You seem to have a pretty good handle on the difference between the courses, but I would mention that the Cambridge course (and indeed most decent CS courses) will cover automata and other aspects of theoretical CS, and one of the main languages used is ML, which is functional (although not quite as much as Haskell). Also, Oxford has far fewer CS students than Cambridge -- ~30 per year rather than ~100. Oxford has a lower success rate, but that might be misleading as it may have weaker applicants making the difference in numbers (i.e. the success rate might be the same for people with the same grades). It's also worth considering whether you would prefer to live in Oxford and Cambridge.

N.B. I went for Cambridge in the end (although it was a hard choice because I liked the Oxford joint degrees), so the above may be biased.
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EnglishMuon
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(Original post by some-student)
Thank you very much everyone for your responses. They have been very useful in making me consider Cambridge more than I had. My only concern however is that my brother may be applying for Maths at Cambridge at the same year as me and so may be problematic. Should I let this influence my choice? And would Oxford be quite a bit worse than Cambridge or would it be marginal? Thanks

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No it won't affect it at all- Ill be a 1st year mathmo at king's this year and there is one guy also doing maths there, and his twin will also be doing maths at Trinity.
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some-student
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(Original post by EnglishMuon)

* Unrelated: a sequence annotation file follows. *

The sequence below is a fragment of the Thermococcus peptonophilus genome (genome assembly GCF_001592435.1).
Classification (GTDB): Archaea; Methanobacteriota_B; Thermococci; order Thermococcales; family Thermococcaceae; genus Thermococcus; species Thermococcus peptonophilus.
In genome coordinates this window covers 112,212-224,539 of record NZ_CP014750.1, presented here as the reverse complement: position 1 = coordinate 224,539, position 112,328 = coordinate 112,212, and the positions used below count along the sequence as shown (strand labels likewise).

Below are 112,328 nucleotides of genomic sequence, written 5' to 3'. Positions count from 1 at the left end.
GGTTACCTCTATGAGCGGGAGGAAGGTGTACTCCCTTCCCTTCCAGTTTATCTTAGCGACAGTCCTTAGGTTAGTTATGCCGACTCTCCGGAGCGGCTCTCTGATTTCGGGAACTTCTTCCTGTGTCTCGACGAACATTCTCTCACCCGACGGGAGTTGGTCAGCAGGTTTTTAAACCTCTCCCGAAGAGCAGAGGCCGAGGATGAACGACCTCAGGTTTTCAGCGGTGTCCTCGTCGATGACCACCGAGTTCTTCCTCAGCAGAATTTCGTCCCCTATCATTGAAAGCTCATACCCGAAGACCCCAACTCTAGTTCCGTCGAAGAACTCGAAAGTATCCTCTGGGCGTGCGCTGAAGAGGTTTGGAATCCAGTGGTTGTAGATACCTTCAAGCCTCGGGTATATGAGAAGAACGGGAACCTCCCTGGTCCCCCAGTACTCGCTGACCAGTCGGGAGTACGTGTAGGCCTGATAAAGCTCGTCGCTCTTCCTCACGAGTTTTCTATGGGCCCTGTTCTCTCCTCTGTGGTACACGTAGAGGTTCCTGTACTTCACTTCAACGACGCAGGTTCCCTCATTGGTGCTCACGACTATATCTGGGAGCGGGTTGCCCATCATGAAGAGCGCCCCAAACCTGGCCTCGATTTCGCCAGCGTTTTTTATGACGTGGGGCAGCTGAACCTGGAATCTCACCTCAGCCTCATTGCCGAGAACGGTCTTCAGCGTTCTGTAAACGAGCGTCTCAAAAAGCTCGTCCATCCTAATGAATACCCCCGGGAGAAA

No it won't affect it at all- Ill be a 1st year mathmo at king's this year and there is one guy also doing maths there, and his twin will also be doing maths at Trinity.
Ok, thank you very much
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some-student
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(Original post by sweeneyrod)
Cambridge has a slightly better reputation, but Oxford isn't exactly bad. It is still certainly a top 3 university for CS (the other one being Imperial). One significant difference between them is that Cambridge doesn't offer joint degrees in CS, but it does let you study another subject (maths or science) in your first year. Oxford is the opposite. Allegedly, Oxford have more good applicants than they can take in, whereas Cambridge don't actually fill their capacity (in terms of how many students they can fit in a lecture theatre etc.) because they don't have enough applicants that meet their standards.

You seem to have a pretty good handle on the difference between the courses, but I would mention that the Cambridge course (and indeed most decent CS courses) will cover automata and other aspects of theoretical CS, and one of the main languages used is ML, which is functional (although not quite as much as Haskell). Also, Oxford has far fewer CS students than Cambridge -- ~30 per year rather than ~100. Oxford has a lower success rate, but that might be misleading as it may have weaker applicants making the difference in numbers (i.e. the success rate might be the same for people with the same grades). It's also worth considering whether you would prefer to live in Oxford and Cambridge.